The presence of this malicious code was identified last week, but only today have researchers been able to understand what the heavily obfuscated malicious code actually does.
But according to an eagle-eyed user who spotted issues with Event-Stream last week, Right9ctrl had immediately poisoned the library with malicious code.
Right9ctrl released Event-Stream 3.3.6 which contained a new dependency –for the Flatmap-Stream library version 0.1.1. The Flatmap-Stream library v0.1.1 is where the malicious code resides.
According to users on Twitter, GitHub, and Hacker News, this malicious code lays dormant until it’s used inside the source code of Copay, a desktop and mobile wallet app developed by Bitcoin payment platform BitPay.
Once the malicious code has been compiled and shipped inside poisoned versions of the Copay wallet app, it will steal users’ wallet information, including private keys, and send it to the copayapi.host URL on port 8080.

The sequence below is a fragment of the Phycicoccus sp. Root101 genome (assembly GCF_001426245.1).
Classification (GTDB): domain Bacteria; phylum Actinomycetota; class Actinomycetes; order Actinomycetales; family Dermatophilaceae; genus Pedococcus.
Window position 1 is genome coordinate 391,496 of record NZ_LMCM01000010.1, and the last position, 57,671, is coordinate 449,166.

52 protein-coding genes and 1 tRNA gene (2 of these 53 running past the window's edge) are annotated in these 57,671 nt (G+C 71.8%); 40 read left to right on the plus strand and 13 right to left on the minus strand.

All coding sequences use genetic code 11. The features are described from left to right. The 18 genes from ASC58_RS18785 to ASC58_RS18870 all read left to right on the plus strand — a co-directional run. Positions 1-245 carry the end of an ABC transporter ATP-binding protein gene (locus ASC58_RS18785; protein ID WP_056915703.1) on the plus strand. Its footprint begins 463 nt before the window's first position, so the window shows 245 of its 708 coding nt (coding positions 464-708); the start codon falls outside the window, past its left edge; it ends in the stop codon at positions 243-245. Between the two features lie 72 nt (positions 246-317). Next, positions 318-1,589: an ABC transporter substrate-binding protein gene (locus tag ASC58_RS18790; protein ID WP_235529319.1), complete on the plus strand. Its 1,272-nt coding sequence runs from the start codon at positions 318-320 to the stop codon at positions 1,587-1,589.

It is believed that the hacker is using this information to empty victims’ wallets. For the time being, it is safe to believe that all versions of the Copay wallet released in September, October, and this month, are considered to have been infected.
Earlier today, the BitPay team released Copay v5.2.2 to remove the Event-Stream and Flatmap-Stream dependencies.
The malicious Event-Stream v3.3.6 has also been taken down from npm.org, but the Event-Stream library is still available. This is because Right9ctrl, in an attempt to hide his malicious code, released subsequent versions of Event-Stream that didn’t contain any malicious code.
This manual update/removal step is necessary as some projects are configured to cache all dependencies locally, and might not trigger the usual console error when attempting to download a non-existent npm package from npm.org when building a new project version.
In May 2018, a hacker tried to hide a backdoor in another popular npm package named getcookies.